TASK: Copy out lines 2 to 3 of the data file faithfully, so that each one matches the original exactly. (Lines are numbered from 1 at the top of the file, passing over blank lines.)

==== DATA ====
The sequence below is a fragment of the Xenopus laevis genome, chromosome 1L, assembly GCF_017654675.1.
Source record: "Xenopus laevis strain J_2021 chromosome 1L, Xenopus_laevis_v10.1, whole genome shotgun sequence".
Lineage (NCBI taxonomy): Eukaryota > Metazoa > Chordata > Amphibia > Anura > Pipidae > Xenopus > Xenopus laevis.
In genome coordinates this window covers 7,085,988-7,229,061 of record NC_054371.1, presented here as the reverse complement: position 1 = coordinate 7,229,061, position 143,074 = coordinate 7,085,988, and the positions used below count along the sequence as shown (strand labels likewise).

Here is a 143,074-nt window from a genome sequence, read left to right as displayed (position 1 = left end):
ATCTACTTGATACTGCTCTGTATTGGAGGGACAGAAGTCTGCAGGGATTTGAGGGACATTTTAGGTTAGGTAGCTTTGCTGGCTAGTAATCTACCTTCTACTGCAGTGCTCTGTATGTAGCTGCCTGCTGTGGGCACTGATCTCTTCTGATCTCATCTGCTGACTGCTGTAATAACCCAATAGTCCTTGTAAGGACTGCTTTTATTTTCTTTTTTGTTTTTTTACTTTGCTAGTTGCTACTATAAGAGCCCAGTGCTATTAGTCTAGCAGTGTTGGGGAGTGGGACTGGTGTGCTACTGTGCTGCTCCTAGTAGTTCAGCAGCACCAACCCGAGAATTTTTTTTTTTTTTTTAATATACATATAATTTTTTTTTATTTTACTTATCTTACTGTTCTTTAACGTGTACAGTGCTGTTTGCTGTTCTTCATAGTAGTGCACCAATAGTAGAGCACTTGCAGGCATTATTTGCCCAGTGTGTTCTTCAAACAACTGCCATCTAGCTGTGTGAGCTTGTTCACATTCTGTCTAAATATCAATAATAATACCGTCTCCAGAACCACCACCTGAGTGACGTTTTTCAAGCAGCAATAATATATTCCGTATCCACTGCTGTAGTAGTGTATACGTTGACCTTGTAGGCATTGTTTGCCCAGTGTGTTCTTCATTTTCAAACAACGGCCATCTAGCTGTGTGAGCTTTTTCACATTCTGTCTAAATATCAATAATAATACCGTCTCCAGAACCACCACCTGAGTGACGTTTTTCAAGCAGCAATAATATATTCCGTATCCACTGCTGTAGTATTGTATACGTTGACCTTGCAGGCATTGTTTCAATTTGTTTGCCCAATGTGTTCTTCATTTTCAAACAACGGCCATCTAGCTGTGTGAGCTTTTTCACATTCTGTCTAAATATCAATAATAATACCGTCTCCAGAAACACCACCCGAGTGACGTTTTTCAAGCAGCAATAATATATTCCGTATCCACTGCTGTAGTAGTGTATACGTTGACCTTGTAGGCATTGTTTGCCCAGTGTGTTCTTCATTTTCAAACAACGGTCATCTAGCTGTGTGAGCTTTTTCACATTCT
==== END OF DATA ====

Source record: "Xenopus laevis strain J_2021 chromosome 1L, Xenopus_laevis_v10.1, whole genome shotgun sequence".
Lineage (NCBI taxonomy): Eukaryota > Metazoa > Chordata > Amphibia > Anura > Pipidae > Xenopus > Xenopus laevis.